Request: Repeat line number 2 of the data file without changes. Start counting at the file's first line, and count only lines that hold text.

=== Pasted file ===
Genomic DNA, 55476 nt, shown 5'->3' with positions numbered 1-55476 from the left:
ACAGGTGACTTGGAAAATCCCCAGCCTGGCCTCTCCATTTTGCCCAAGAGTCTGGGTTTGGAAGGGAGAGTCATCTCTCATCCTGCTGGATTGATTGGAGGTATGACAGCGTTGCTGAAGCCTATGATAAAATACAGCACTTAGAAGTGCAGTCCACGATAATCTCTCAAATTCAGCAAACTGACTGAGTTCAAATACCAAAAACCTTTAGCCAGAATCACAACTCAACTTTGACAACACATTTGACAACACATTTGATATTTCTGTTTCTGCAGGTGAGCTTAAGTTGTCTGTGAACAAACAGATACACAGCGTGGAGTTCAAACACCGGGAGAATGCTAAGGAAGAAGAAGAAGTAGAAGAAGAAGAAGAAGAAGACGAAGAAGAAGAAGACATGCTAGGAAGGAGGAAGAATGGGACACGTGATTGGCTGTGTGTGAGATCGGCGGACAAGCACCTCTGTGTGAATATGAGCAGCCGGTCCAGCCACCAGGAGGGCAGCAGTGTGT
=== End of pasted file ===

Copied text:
ACAGGTGACTTGGAAAATCCCCAGCCTGGCCTCTCCATTTTGCCCAAGAGTCTGGGTTTGGAAGGGAGAGTCATCTCTCATCCTGCTGGATTGATTGGAGGTATGACAGCGTTGCTGAAGCCTATGATAAAATACAGCACTTAGAAGTGCAGTCCACGATAATCTCTCAAATTCAGCAAACTGACTGAGTTCAAATACCAAAAACCTTTAGCCAGAATCACAACTCAACTTTGACAACACATTTGACAACACATTTGATATTTCTGTTTCTGCAGGTGAGCTTAAGTTGTCTGTGAACAAACAGATACACAGCGTGGAGTTCAAACACCGGGAGAATGCTAAGGAAGAAGAAGAAGTAGAAGAAGAAGAAGAAGAAGACGAAGAAGAAGAAGACATGCTAGGAAGGAGGAAGAATGGGACACGTGATTGGCTGTGTGTGAGATCGGCGGACAAGCACCTCTGTGTGAATATGAGCAGCCGGTCCAGCCACCAGGAGGGCAGCAGTGTGT